Q: Where can I learn more about immunotherapy and lung cancer?
A: Your doctor is the best resource to learn more about your options. You can also visit a lung cancer support organization, such as the Bonnie J. Addario Lung Cancer Foundation (ALCF) at lungcancerfoundation.org.
Dr. Roy S. Herbst is nationally recognized for his leadership and expertise in lung cancer research and treatment. He is best known for his work in the personalized therapy of non-small cell lung cancer, in particular the process of linking genetic abnormalities of cancer cells to novel therapies.8
Important Patient Indication and Safety Information7
TECENTRIQ is a medicine that may treat lung cancer by working with the body’s immune system. TECENTRIQ can cause the immune system to attack normal organs and tissues in many areas of the body and can affect the way they work. These problems can become serious or life-threatening and can lead to death.
Possible serious side effects with TECENTRIQ include, but are not limited to, lung problems, liver problems, intestinal problems, hormone-gland problems (especially the thyroid, adrenal glands and pancreas), nervous system problems, severe infections and severe infusion reactions.
The most common side effects of TECENTRIQ include feeling tired, decreased appetite, shortness of breath, cough, nausea and constipation.
Before receiving TECENTRIQ, patients should tell their doctor if they have immune system problems such as Crohn’s disease, ulcerative colitis, or lupus; have had an organ transplant; have lung or breathing problems; have liver problems; have a condition that affects your nervous system or are being treated for an infection.
Patients should tell their doctor if they are pregnant or plan to become pregnant, are breastfeeding or plan to breastfeed. TECENTRIQ can harm an unborn baby and it is not known if TECENTRIQ passes into the breastmilk.
Patients should tell their doctor about all of the medicines they take, including prescription and over-the-counter medicines, vitamins and herbal supplements.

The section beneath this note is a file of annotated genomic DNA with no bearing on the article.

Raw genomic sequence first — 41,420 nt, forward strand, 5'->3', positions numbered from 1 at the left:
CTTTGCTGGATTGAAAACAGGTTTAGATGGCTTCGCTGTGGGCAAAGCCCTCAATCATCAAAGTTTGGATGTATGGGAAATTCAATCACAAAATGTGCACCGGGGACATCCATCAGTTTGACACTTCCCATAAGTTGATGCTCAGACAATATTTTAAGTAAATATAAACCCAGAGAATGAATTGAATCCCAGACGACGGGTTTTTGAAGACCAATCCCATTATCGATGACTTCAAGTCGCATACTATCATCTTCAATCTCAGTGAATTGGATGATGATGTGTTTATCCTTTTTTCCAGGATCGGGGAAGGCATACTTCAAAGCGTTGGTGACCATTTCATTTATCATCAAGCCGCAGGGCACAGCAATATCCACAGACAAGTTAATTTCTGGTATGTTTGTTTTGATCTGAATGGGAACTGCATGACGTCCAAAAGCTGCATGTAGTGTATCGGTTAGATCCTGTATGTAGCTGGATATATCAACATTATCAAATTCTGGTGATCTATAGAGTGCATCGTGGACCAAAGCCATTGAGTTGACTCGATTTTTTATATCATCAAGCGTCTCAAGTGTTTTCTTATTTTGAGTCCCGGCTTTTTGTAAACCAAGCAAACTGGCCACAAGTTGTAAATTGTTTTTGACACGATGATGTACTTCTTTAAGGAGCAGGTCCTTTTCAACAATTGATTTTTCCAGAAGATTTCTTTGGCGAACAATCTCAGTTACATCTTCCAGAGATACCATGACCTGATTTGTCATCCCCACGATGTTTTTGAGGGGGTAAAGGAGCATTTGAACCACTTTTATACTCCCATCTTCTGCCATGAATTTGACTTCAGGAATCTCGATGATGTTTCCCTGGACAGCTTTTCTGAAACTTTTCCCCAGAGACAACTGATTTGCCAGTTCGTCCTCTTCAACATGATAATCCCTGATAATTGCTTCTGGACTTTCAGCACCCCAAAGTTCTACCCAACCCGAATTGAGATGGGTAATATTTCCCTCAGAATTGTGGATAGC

These are not all of the possible side effects of TECENTRIQ. For more information, patients should ask their doctor or pharmacist. Patients must tell their doctor about any side effects.
Report side effects to the FDA at (800) FDA-1088, or http://www.fda.gov/medwatch. Report side effects to Genentech at (888) 835-2555.
Please visit http://www.TECENTRIQ.com for the TECENTRIQ full Prescribing Information for additional Important Safety Information.
1 American Cancer Society. Lung Cancer (Non-Small Cell) Detailed Guide. http://www.cancer.org/acs/groups/cid/documents/webcontent/003115-pdf.pdf. Accessed Aug. 8, 2016.
2 Zarogoulidis K, Zarogoulidis P, et al. Treatment of non-small cell lung cancer (NSCLC). Journal of Thoracic Disease: 2013. http://www.ncbi.nlm.nih.gov/pmc/articles/PMC3791496/
3 American Society of Clinical Oncology. Lung Cancer - Non-Small Cell - Treatment Options. http://www.cancer.net/cancer-types/lung-cancer-non-small-cell/treatment-options
4 American Cancer Society. What is cancer immunotherapy? http://www.cancer.org/treatment/treatmentsandsideeffects/treatmenttypes/immunotherapy/immunotherapy-what-is-immunotherapy
5 American Cancer Society. Cancer Immunotherapy. http://www.cancer.org/acs/groups/cid/documents/webcontent/003013-pdf.pdf
6 FDA.gov. Atezolizumab (TECENTRIQ). http://www.fda.gov/Drugs/InformationOnDrugs/ApprovedDrugs/ucm525780.htm
7 TECENTRIQ (atezolizumab) Prescribing Information. Genentech, Inc. 2016.
8 Roy S Herbst, MD, PhD. Yale Cancer Center. https://medicine.yale.edu/cancer/patient/people/roy_herbst.profile